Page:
The girl next door made megastar doesn't dazzle, or bewitch, like most of her peers. She does something much more effective; she makes you like her. And if you're alongside your 12-year-old daughter - whose hot, pink, glowing face is more joyfully overwhelmed than the time "Doctor" David Tennant left her a phone message - the idea of popping her balloon with an adult smirk is simply unthinkable.

Anyway, the ride is fun. The show has all the high-tech, enormo-budget brio you would expect, but even more compelling is the obvious emotional impact Taylor Swift has on her young audience.

It's charming, but it's also worth serious note. The particular appeal of this multi-million selling artist to her adolescent female fans explains a lot about the current generation of young girls.

The early response to Swift's rise spoke volumes about how the music industry - and probably the rest of us, too - regard the genders. She was roundly criticised for "exploiting her relationships" (often with famous men) by writing confessional lyrics about her romantic endeavours.

The cliche of Swift as the sexual vulture followed her around for years until she addressed it clearly and cleverly in her lyrics.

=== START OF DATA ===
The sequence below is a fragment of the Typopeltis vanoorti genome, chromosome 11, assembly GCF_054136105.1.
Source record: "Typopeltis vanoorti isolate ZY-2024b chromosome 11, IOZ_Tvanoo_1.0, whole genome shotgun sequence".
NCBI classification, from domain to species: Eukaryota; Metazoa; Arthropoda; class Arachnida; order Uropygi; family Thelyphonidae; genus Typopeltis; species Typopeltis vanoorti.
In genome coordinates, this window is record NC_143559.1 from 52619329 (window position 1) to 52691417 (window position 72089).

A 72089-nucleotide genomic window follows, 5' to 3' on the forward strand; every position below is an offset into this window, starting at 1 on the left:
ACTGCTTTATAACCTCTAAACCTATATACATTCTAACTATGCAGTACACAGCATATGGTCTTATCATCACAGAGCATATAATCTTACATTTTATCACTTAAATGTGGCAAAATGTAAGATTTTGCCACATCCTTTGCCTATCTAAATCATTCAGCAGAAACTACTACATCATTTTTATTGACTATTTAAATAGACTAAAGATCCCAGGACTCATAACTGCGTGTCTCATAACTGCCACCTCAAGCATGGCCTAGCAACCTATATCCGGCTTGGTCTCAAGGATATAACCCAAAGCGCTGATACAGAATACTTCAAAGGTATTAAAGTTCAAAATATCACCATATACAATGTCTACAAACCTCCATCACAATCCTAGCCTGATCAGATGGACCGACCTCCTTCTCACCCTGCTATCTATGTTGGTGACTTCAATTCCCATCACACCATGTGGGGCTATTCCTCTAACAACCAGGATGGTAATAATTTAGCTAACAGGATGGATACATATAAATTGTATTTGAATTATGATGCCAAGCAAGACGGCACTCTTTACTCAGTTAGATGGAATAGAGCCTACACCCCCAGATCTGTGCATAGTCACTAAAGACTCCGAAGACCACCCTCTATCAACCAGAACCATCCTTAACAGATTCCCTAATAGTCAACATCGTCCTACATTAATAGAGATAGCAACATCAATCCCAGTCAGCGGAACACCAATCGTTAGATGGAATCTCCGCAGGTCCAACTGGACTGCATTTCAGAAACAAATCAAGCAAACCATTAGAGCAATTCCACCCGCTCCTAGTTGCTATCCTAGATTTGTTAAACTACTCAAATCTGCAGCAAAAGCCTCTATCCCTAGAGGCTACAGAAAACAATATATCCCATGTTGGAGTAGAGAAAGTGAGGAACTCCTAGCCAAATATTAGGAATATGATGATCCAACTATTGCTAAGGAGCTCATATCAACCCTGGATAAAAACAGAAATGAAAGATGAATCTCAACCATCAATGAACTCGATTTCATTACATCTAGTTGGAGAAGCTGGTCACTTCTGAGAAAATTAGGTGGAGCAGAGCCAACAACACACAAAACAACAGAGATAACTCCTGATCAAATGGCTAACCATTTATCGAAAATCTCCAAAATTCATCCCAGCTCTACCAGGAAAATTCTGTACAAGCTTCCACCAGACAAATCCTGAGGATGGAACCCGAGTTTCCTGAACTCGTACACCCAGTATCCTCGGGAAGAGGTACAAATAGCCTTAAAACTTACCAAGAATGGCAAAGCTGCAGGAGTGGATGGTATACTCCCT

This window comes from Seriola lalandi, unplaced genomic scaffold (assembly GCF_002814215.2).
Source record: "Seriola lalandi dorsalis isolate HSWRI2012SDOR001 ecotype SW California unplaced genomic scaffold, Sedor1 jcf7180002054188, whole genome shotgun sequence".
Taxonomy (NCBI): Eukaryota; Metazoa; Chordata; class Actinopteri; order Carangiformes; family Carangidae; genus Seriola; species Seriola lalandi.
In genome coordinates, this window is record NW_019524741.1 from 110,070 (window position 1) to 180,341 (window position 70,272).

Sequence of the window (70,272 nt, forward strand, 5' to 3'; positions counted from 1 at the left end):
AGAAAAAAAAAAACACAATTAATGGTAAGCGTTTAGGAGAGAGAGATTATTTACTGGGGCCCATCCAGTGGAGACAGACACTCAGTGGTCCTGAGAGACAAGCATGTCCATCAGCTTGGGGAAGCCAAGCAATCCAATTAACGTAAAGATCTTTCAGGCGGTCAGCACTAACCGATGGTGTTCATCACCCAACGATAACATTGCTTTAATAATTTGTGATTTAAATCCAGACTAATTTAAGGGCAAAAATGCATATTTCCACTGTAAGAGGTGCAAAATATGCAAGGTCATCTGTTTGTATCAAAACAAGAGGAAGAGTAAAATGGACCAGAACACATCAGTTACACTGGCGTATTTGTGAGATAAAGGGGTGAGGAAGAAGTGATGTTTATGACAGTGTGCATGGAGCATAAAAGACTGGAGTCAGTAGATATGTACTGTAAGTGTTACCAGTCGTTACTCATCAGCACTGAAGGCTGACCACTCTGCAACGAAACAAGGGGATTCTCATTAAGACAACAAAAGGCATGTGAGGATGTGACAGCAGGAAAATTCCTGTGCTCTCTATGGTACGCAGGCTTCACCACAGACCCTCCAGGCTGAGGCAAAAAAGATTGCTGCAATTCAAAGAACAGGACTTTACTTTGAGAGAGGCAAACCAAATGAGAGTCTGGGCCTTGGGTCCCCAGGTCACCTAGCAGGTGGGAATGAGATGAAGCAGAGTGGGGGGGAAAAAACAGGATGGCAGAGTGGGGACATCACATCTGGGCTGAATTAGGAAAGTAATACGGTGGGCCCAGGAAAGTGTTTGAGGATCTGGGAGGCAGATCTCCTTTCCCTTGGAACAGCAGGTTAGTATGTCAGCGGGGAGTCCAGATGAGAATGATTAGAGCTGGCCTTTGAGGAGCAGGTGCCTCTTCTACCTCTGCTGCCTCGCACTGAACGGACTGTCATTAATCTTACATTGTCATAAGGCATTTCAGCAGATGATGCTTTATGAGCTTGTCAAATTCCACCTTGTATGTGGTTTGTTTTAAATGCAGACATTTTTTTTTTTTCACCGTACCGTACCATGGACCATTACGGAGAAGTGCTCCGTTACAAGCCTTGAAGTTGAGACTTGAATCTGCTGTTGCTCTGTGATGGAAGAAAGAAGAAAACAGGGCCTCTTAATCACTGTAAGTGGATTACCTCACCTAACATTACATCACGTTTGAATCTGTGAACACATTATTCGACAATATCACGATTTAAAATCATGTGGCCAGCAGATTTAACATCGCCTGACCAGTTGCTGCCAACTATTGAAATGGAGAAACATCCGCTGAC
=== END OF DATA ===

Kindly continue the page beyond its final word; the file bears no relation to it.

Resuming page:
But who ever accused John of hollowing out Yoko, Mick of humiliating Marianne, Jay-Z of selling out Beyonce?

The idea that a woman acts little better than a prostitute when she writes a song about her boyfriend had strong credence until Swift pointed out its nonsense. Suddenly, she was a bastion of common sense and a championed feminist with the softest, friendliest F imaginable.

Like most women, Taylor likes dolling up and showing off her best assets. In the Glasgow Hydro, she changed outfits every couple of songs.

Her catsuits and hotpants are definitely sexy, but little about her suggests she's focussed on providing thrills for men. There aren't many of those, anyway - the vast majority of her audience is female. And what they like most about Taylor is the sisterhood she promises. And the sense of graspable power.

She is not gorgeous, nor outrageously erotic, like Rihanna, or Miley. Unlike most naturally mousy popstars, her shoulder-length hair has never gone platinum or raven.

She doesn't twerk with her male dancers, but giggles as they parade around her (she doesn't go all out to mirror their steps - she's a singer who writes her own songs, not a dancer).

But as this "super-relatable" brunette proved this week, when she managed to change the policy of Apple Music with the withdrawal of just one of her albums and a couple of strongly worded tweets, you don't need to be impossibly beautiful, or disarmingly sexual, to be the most powerful popstar on the planet.